Where have the years gone?  It’s almost impossible to believe that 2017 will mark the 40th anniversary of the organization!  And equally amazing that it will be our 30th year in the Wildlife Center in Suisun City!  There are few of us who can look back on the entire history these days, but we’ll try to give you a quick summary here.  And just as important, we want to invite you to celebrate this combined occasion with us on a special day, February 18, 2017.  More about that to come!

Of course, there was a time before there was an organization, which began around 1975-76 with a few people caring for wildlife.  Wildlife rehabilitation was just beginning in the 1970’s, mostly done as in-home care. Rehabbers were experimenting and learning what would work in caring for injured and orphaned wild birds and animals, much of it based on domestic animal and pediatric care.

The first step for the group was to incorporate as a non-profit tax exempt corporation, which was achieved in 1977.  There was still very little in the way of facilities and much of the work and animal care was done in-home.  Volunteers had birds and animals, even birds of prey, at home in their back yards!  So our next goal was to find a home.

Our first Wildlife Center was a small house at 524 Delaware Street in Fairfield.  It was lent for our use in return for running a humane trapping program.  It was great to have a place, and lots of volunteer time went into converting it for wildlife care, building outdoor pens for raccoons, etc., and aviaries for the birds in the garage. However, there were a few challenges.

The structure was old and never designed for wildlife care.  Water birds were swum in the bathtub and going in to use the bathroom was always exciting! The drains in the raccoon cages outside had an unpleasant tendency to run the wrong way, up instead of down.  And because it was an old wooden building, every now and then all the termites in the walls would come out in a winged horde and fill the place.  A better solution was obviously needed.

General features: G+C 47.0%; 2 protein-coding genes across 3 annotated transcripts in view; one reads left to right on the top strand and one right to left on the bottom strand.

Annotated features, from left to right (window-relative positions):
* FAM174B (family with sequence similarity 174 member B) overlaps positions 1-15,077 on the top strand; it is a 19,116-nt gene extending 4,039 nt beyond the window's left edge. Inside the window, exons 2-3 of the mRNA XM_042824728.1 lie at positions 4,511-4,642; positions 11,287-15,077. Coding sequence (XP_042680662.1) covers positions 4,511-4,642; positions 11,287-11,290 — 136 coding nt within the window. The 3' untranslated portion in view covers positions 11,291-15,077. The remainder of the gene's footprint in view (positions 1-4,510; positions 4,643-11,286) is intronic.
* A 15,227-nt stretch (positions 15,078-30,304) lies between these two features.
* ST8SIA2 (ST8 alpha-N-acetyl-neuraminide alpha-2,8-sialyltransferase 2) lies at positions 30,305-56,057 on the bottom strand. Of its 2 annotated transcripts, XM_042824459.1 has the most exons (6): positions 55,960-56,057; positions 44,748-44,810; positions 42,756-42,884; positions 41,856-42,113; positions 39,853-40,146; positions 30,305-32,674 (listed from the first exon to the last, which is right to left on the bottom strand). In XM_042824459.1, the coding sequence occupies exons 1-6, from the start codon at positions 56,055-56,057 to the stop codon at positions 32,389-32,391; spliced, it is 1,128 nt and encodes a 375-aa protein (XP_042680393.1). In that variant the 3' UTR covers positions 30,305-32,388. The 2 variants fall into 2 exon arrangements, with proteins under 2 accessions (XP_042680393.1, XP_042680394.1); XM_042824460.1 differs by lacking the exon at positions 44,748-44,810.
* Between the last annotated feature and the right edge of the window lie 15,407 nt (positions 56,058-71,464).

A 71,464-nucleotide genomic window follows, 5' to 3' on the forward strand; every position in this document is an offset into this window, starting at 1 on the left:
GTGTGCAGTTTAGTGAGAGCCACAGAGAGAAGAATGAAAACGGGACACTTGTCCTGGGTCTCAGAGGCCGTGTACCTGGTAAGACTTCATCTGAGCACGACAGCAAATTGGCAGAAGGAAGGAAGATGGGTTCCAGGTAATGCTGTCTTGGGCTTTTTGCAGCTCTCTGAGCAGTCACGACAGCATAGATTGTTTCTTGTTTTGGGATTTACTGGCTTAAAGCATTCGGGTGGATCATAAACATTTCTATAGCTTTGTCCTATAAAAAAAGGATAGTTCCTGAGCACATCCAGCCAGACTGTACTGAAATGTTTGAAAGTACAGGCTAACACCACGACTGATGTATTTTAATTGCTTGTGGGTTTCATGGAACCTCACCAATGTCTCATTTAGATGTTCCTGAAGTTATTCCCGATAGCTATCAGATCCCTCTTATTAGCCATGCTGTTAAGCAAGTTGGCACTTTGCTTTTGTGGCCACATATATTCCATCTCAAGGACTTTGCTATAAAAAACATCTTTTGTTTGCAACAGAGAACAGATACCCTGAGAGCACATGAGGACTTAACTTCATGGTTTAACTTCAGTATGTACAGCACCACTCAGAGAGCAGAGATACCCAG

To give the Wildlife Center a permanent home, we would have to achieve two goals. A building created to care for wild birds and animals, and the land to build it on.  With the organization’s dual purposes being wildlife care and marsh preservation, we sought a site that would serve both, and discovered the Bryant property at the end of Kellogg Street in Suisun.  The property was 17+ acres, with plenty of room to build on, and shared a boundary with Peytonia Ecological Reserve, where we were already doing Suisun Marsh education.  It was perfect!

Now our challenges were even bigger.  We had to find funding to purchase the Bryant property; and design and find funding to build a wildlife center.  Acquiring the property would have to come first, and a grant proposal was created for the California Coastal Conservancy for purchase of the land.  In 1983 we put in the first public access trails in the Suisun Marsh on Peytonia Reserve with a Coastal Conservancy grant/loan, so they were familiar with the organization and had worked with us on a successful project.

At the same we were working on a grant proposal to the California Department of Fish & Game for funding through the Environmental License Plate program to build the Wildlife Center.  Designs for the Center were completed and our proposal was submitted.

Fortunately, despite some moments of drama along the way, both of our grant proposals were ultimately funded and we were ready to build the Wildlife Center!  The only small regret was that we did not receive enough funding to build the Education Wing of the Center.  More on that later.

In the fall of 1986, a contractor was selected and construction began.  During construction we needed to stretch our funds as far as possible, so we did things like get the sheet rock for the building donated and hang it ourselves.  At the same time, we were building a large bird of prey aviary with multiple enclosures as our first outdoor care structure. Since then we have built over the years 20+ rehabilitation enclosures and 10 display enclosures for our non-releasable education birds and animals.